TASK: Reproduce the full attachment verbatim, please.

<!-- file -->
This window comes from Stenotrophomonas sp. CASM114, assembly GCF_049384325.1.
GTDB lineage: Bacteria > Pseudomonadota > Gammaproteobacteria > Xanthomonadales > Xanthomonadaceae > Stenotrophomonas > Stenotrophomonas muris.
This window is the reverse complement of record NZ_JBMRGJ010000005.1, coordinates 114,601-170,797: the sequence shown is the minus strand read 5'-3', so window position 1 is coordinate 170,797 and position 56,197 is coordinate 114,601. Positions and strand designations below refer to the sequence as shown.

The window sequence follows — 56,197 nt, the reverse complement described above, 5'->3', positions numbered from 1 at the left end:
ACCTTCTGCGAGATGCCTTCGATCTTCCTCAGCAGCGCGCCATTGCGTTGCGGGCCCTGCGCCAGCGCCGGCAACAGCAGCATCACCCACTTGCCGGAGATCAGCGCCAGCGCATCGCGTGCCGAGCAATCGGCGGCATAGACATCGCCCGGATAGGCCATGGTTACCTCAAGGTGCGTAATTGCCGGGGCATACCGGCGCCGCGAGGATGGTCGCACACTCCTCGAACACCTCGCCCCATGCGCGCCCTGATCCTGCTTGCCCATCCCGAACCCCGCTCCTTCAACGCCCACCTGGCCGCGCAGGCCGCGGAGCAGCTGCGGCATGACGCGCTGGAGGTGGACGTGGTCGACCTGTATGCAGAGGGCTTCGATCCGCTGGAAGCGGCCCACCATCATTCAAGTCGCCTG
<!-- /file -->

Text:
This window comes from Stenotrophomonas sp. CASM114, assembly GCF_049384325.1.
GTDB lineage: Bacteria > Pseudomonadota > Gammaproteobacteria > Xanthomonadales > Xanthomonadaceae > Stenotrophomonas > Stenotrophomonas muris.
This window is the reverse complement of record NZ_JBMRGJ010000005.1, coordinates 114,601-170,797: the sequence shown is the minus strand read 5'-3', so window position 1 is coordinate 170,797 and position 56,197 is coordinate 114,601. Positions and strand designations below refer to the sequence as shown.

The window sequence follows — 56,197 nt, the reverse complement described above, 5'->3', positions numbered from 1 at the left end:
ACCTTCTGCGAGATGCCTTCGATCTTCCTCAGCAGCGCGCCATTGCGTTGCGGGCCCTGCGCCAGCGCCGGCAACAGCAGCATCACCCACTTGCCGGAGATCAGCGCCAGCGCATCGCGTGCCGAGCAATCGGCGGCATAGACATCGCCCGGATAGGCCATGGTTACCTCAAGGTGCGTAATTGCCGGGGCATACCGGCGCCGCGAGGATGGTCGCACACTCCTCGAACACCTCGCCCCATGCGCGCCCTGATCCTGCTTGCCCATCCCGAACCCCGCTCCTTCAACGCCCACCTGGCCGCGCAGGCCGCGGAGCAGCTGCGGCATGACGCGCTGGAGGTGGACGTGGTCGACCTGTATGCAGAGGGCTTCGATCCGCTGGAAGCGGCCCACCATCATTCAAGTCGCCTG